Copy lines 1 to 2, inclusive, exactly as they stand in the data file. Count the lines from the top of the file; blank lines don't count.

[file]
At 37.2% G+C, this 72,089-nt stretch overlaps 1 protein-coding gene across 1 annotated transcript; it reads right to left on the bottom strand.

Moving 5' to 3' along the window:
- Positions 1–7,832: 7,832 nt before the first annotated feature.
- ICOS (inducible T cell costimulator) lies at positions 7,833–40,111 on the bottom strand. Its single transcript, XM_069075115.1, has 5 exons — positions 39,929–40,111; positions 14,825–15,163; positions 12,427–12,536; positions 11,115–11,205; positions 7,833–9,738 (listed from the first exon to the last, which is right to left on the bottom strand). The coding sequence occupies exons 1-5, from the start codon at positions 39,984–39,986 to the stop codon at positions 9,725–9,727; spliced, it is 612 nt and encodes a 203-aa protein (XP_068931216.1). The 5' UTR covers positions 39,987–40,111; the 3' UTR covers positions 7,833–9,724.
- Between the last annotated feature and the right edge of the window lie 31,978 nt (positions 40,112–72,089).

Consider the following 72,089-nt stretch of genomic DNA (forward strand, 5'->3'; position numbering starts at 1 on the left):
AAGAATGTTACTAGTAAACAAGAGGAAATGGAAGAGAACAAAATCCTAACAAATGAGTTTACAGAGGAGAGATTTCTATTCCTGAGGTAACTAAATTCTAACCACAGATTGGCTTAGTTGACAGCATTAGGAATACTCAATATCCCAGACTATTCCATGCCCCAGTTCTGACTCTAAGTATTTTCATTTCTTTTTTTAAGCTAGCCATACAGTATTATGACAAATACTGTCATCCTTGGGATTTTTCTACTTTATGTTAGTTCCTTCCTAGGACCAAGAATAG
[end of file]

At 37.2% G+C, this 72,089-nt stretch overlaps 1 protein-coding gene across 1 annotated transcript; it reads right to left on the bottom strand.

Moving 5' to 3' along the window: